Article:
Mounting the acoustic absorbent material 155 to the center pillars CP, and mounting the acoustic absorbent material 156 to the inner roof 133 made it possible to reduce the spectral value of the noise at 800 Hz or higher a further 0.2 dBA, and to reduce the noise near the ears of the operator seated in the operating seat 107 a further 0.2 dBA. Accordingly, mounting the acoustic absorbent material 156 to the inner roof 133 made it possible to effectively further reduce the noise near the ears of the operator seated in the operating seat 107.

Mounting the acoustic absorbent material 155 to the center pillars CP, and mounting the acoustic absorbent material 156 to the inner roof 133 made possible a 0.4 dBA reduction of the spectral value of the noise at 800 Hz or higher, and a 0.4 dBA reduction of the OA value of the noise near the ears of the operator seated in the operating seat 107 in comparison with the case in which the floor sheet 160 was mounted to the floor surface of the sheet floor panel 130B and the lower part of the rear glass 119.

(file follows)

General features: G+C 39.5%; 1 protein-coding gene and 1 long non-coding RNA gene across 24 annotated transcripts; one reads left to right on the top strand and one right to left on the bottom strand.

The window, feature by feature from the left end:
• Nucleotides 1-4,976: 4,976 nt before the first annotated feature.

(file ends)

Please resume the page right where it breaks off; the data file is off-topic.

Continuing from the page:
As shown in FIG. 26, it can be confirmed that the spectral values and OA values of the noise were reduced by the same amounts, that there was no difference between the OA values measured without limiting the measurement range and the spectral values measured with a limited measurement range by excluding the effects of solid borne sound of approximately 600 Hz or less transmitted through the cabin 108 by resonance of the floor panel 130 or other effects, and that the noise-reducing effects of the acoustic absorbent materials 155, 156 were demonstrated.

As a result, it was confirmed that the noise near the ears of the operator seated in the operating seat 107 was effectively reduced by the small-area acoustic absorbent material 155 and acoustic absorbent material 156 in comparison with the case such as the one shown in FIG. 29, in which the large-area floor sheet 160 was mounted to the floor surface of the sheet floor panel 130B and the lower part of the rear glass 119.